Custody & Parenting Time Frequent Questions

Wilkes-Barre, PA Family Law Attorneys

What if I am unable to get along with my ex-spouse? How do we manage parenting time together?

Electronic communication, that is, email and texting, have revolutionized post breakup and post divorce relationships.  Generally, after a split the parties are emotional and neither wants to have contact with the other.  The parties are unable to communicate with one another and inevitably argue.  When there are children involved, contact is necessary. Electronic communication can help to reduce the tension of direct contact via phone or in person and the arguments about custody schedules, drop off or pick up times, sick days, school or extracurricular events, etc. Electronic communication can also help to reduce misunderstandings between the parties about what the other is agreeable to or not agreeable to. More importantly, it can eliminate arguments in front of children.  For these reasons, the Courts now encourage electronic communication in custody actions. Return to Top

Who determines what is actually in "The Best Interest of a Child?"

In a custody action, the Courts are guided by what is in "the best interest of the child". You may feel strongly about what you believe is in the "best interest of your child", however, do not be surprised if the Court comes to a different conclusion. "Best interest of a child" can mean something different in each case. It can also have a different meaning to different people and so the law provides a guide or list of factors for the Courts in deciding what is in the "best interest of a child." Before pursuing an action for custody, know what factors the law requires the Court to consider and speak to an attorney who has experience in custody cases before your local Court.Return to Top

Physical Custody vs. Legal Custody: What is the difference?

Physical custody is the actual physical possession and control of a minor child.  Physical custody can be shared, primary to one parent and partial to another, it can be awarded solely to one parent or it could be supervised. Under the new PA custody law, visitation is no more. Legal custody is the right to make major decisions that affect the interests of a minor child and to have access to records and information pertaining to a child including medical, dental, religious and school records. Legal custody can be shared between parents or one parent may have sole legal custody. A parent may not be denied access to a child's records or information based on a physical custody schedule.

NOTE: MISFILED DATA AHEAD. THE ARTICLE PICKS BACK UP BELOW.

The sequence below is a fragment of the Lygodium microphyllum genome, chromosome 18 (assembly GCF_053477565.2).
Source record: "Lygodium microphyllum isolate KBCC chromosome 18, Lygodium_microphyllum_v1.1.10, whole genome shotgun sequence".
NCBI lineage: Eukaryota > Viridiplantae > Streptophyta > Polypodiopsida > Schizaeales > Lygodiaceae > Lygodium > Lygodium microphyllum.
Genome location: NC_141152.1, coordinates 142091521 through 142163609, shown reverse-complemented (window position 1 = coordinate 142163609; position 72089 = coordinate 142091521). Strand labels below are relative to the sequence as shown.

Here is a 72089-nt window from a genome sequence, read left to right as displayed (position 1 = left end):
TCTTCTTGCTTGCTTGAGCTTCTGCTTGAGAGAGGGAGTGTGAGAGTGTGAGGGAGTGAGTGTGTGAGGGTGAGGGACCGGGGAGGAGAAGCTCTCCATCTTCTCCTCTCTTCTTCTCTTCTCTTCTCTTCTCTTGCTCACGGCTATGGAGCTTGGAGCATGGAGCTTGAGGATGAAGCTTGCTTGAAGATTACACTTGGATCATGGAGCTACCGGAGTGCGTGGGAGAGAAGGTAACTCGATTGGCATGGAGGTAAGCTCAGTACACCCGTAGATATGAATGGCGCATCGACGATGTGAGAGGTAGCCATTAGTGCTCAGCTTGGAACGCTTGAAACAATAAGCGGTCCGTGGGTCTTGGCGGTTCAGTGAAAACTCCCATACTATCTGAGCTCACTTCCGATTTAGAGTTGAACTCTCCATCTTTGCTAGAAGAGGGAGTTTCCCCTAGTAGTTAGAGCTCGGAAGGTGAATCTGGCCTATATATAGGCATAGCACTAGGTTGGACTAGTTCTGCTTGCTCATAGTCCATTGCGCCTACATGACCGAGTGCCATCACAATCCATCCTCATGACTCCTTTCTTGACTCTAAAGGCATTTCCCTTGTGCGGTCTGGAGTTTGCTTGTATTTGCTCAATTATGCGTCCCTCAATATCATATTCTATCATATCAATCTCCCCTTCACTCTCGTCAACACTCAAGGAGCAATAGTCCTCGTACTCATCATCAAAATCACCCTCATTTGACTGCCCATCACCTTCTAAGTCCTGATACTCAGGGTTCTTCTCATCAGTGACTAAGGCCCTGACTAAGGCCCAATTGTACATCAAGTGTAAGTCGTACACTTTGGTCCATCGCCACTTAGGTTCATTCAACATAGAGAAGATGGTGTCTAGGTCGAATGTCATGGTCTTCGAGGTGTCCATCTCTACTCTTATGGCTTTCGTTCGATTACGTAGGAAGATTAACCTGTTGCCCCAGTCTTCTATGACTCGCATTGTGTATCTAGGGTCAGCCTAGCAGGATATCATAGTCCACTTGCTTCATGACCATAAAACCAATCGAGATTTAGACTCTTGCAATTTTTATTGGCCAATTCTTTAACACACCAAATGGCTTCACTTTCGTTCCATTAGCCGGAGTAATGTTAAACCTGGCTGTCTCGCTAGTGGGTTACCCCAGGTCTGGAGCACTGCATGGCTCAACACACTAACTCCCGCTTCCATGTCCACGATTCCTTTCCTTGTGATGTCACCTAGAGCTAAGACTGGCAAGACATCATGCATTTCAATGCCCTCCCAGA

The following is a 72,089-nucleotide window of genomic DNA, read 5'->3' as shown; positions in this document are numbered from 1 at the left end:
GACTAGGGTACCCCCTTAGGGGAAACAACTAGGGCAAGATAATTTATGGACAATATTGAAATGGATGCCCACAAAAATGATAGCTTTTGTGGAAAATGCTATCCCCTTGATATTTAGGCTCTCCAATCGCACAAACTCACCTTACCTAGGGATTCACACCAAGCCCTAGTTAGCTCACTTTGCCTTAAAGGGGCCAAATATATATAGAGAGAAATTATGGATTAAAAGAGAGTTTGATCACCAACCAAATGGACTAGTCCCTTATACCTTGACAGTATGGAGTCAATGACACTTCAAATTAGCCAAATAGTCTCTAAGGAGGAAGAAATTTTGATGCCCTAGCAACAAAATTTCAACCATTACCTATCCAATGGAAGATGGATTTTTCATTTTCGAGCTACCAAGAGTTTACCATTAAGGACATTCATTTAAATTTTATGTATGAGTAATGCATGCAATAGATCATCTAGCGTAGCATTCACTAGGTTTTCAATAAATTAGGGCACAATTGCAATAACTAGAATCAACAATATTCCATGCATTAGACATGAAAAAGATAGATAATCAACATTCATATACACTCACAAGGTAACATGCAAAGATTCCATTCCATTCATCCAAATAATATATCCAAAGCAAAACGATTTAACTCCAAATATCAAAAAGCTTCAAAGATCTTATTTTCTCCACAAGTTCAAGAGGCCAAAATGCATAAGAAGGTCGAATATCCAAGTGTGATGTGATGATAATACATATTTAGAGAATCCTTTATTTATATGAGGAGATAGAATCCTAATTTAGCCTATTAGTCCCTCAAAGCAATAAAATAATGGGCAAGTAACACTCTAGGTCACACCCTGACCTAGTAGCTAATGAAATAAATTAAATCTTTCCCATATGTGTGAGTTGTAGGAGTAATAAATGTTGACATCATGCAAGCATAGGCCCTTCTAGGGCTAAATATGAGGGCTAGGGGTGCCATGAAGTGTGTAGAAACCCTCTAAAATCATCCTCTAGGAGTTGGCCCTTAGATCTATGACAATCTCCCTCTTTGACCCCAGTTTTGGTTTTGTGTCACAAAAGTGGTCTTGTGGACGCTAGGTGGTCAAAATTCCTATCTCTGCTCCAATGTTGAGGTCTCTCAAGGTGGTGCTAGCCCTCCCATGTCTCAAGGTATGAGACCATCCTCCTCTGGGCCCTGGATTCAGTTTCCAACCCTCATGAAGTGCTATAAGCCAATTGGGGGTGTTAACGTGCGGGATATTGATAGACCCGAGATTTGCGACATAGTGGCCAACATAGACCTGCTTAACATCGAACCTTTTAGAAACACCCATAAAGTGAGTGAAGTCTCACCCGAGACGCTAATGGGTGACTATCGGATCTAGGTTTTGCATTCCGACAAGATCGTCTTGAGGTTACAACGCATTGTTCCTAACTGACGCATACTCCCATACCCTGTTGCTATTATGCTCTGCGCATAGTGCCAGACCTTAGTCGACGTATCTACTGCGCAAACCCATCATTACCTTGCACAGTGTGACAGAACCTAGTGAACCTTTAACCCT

If you have a child custody problem, feel free to call me and we can discuss to how solve your custody problem.Return to Top

Relocation Factors of New Child Custody Statute Must Be Considered For All Relocation Hearings

In an opinion by Judge Donahue of the PA Superior Court in the matter of C.R.F. III v. S.E.F., 45 A.3d 441 (Pa. Superior. 2012), the Superior Court held that the factors set forth in the new child custody statute, 23 PA. C.S.A. Section 5337(h), must be applied even if the petition for relocation was filed prior to the effective date of the new statute. In reaching this decision, the Superior Court engaged in a legislative analysis of the new act. The Court's focus was on the term "proceeding" as used in the new act.  After considering the Black's Law Dictionary of the word "proceeding" and its prior analysis in the case of E.D. v. M.P., 33 A.3d 73 (Pa. Super. 2011),  the Court was convinced that it was intended that if evidentiary proceeding commences on or after the effective date of the new custody act, the provisions of the act apply even if the request or petition was filed prior to the effective date of the act. Return to Top

Child Custody Update: Disclosure of Mental Health Records of a Party

The severity of a party's mental health condition is not relevant to a determination as to whether a party to a child custody action may be compelled to disclose privileged mental health records.  In M.M v. L.M., 2012 Pa. Super. 1958 (Sept. 12, 2012), the PA Superior Court held that rather than compelling disclosure of privileged information, concerns as to a party's mental health condition may be addressed by the court by way of an order of court directing a psychological evaluation of the party. Return to Top